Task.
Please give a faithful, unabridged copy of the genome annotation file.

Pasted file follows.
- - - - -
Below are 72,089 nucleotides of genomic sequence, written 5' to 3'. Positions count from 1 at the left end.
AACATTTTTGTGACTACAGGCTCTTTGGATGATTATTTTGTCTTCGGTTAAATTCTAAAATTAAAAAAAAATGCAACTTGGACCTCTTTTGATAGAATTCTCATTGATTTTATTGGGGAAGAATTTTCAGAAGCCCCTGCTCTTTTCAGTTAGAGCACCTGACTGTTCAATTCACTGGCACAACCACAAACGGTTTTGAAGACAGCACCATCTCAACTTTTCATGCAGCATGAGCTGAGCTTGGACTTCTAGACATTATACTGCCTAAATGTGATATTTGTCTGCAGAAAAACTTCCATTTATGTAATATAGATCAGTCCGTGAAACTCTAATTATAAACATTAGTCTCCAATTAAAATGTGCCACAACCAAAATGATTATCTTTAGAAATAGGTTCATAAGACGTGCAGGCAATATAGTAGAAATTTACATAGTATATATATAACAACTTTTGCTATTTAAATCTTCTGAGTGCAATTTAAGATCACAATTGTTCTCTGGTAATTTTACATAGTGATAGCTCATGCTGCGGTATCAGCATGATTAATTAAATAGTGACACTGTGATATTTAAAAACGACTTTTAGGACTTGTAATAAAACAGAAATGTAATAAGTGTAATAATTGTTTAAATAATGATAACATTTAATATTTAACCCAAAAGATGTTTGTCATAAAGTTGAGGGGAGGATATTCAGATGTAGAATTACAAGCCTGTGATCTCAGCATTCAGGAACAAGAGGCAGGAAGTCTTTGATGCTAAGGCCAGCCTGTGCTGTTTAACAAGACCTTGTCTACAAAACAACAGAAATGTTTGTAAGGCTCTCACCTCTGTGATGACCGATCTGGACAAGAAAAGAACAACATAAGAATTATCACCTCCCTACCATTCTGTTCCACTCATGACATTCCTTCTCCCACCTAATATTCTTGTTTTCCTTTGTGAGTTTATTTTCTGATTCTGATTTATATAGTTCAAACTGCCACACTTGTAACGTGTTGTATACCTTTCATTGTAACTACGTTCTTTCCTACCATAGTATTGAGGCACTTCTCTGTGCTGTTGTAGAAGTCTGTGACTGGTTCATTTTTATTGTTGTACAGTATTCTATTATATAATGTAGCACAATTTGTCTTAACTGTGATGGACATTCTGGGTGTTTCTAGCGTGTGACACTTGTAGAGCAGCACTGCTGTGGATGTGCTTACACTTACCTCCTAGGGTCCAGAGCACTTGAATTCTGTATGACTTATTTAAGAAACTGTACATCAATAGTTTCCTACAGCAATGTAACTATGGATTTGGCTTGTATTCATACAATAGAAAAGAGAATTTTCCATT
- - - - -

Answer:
Below are 72,089 nucleotides of genomic sequence, written 5' to 3'. Positions count from 1 at the left end.
AACATTTTTGTGACTACAGGCTCTTTGGATGATTATTTTGTCTTCGGTTAAATTCTAAAATTAAAAAAAAATGCAACTTGGACCTCTTTTGATAGAATTCTCATTGATTTTATTGGGGAAGAATTTTCAGAAGCCCCTGCTCTTTTCAGTTAGAGCACCTGACTGTTCAATTCACTGGCACAACCACAAACGGTTTTGAAGACAGCACCATCTCAACTTTTCATGCAGCATGAGCTGAGCTTGGACTTCTAGACATTATACTGCCTAAATGTGATATTTGTCTGCAGAAAAACTTCCATTTATGTAATATAGATCAGTCCGTGAAACTCTAATTATAAACATTAGTCTCCAATTAAAATGTGCCACAACCAAAATGATTATCTTTAGAAATAGGTTCATAAGACGTGCAGGCAATATAGTAGAAATTTACATAGTATATATATAACAACTTTTGCTATTTAAATCTTCTGAGTGCAATTTAAGATCACAATTGTTCTCTGGTAATTTTACATAGTGATAGCTCATGCTGCGGTATCAGCATGATTAATTAAATAGTGACACTGTGATATTTAAAAACGACTTTTAGGACTTGTAATAAAACAGAAATGTAATAAGTGTAATAATTGTTTAAATAATGATAACATTTAATATTTAACCCAAAAGATGTTTGTCATAAAGTTGAGGGGAGGATATTCAGATGTAGAATTACAAGCCTGTGATCTCAGCATTCAGGAACAAGAGGCAGGAAGTCTTTGATGCTAAGGCCAGCCTGTGCTGTTTAACAAGACCTTGTCTACAAAACAACAGAAATGTTTGTAAGGCTCTCACCTCTGTGATGACCGATCTGGACAAGAAAAGAACAACATAAGAATTATCACCTCCCTACCATTCTGTTCCACTCATGACATTCCTTCTCCCACCTAATATTCTTGTTTTCCTTTGTGAGTTTATTTTCTGATTCTGATTTATATAGTTCAAACTGCCACACTTGTAACGTGTTGTATACCTTTCATTGTAACTACGTTCTTTCCTACCATAGTATTGAGGCACTTCTCTGTGCTGTTGTAGAAGTCTGTGACTGGTTCATTTTTATTGTTGTACAGTATTCTATTATATAATGTAGCACAATTTGTCTTAACTGTGATGGACATTCTGGGTGTTTCTAGCGTGTGACACTTGTAGAGCAGCACTGCTGTGGATGTGCTTACACTTACCTCCTAGGGTCCAGAGCACTTGAATTCTGTATGACTTATTTAAGAAACTGTACATCAATAGTTTCCTACAGCAATGTAACTATGGATTTGGCTTGTATTCATACAATAGAAAAGAGAATTTTCCATT